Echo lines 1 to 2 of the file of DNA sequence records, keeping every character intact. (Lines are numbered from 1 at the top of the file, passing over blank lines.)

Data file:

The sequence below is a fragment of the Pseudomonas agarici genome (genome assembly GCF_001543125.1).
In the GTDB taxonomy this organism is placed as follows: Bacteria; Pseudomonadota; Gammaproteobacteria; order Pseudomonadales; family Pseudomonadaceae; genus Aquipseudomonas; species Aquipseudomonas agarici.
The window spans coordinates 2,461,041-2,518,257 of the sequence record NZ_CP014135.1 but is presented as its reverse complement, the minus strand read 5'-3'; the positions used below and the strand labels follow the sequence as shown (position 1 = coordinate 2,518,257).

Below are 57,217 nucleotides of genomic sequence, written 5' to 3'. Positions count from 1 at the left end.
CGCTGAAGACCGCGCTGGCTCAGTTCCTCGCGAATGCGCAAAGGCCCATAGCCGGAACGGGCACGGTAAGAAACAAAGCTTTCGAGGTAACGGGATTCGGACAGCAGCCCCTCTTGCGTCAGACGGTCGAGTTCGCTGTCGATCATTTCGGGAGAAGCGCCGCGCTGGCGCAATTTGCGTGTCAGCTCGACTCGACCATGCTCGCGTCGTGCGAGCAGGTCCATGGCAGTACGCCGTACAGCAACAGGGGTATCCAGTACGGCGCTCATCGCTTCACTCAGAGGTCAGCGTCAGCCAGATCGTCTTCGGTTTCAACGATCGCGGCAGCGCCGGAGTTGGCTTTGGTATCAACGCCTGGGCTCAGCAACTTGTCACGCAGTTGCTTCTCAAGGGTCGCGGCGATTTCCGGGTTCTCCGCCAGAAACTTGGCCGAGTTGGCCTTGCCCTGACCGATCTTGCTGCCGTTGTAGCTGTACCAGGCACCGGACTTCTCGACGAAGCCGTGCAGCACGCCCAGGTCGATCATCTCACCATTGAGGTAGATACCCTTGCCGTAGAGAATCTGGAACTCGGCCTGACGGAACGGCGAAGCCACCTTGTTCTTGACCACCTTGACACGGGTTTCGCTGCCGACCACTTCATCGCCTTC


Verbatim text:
The sequence below is a fragment of the Pseudomonas agarici genome (genome assembly GCF_001543125.1).
In the GTDB taxonomy this organism is placed as follows: Bacteria; Pseudomonadota; Gammaproteobacteria; order Pseudomonadales; family Pseudomonadaceae; genus Aquipseudomonas; species Aquipseudomonas agarici.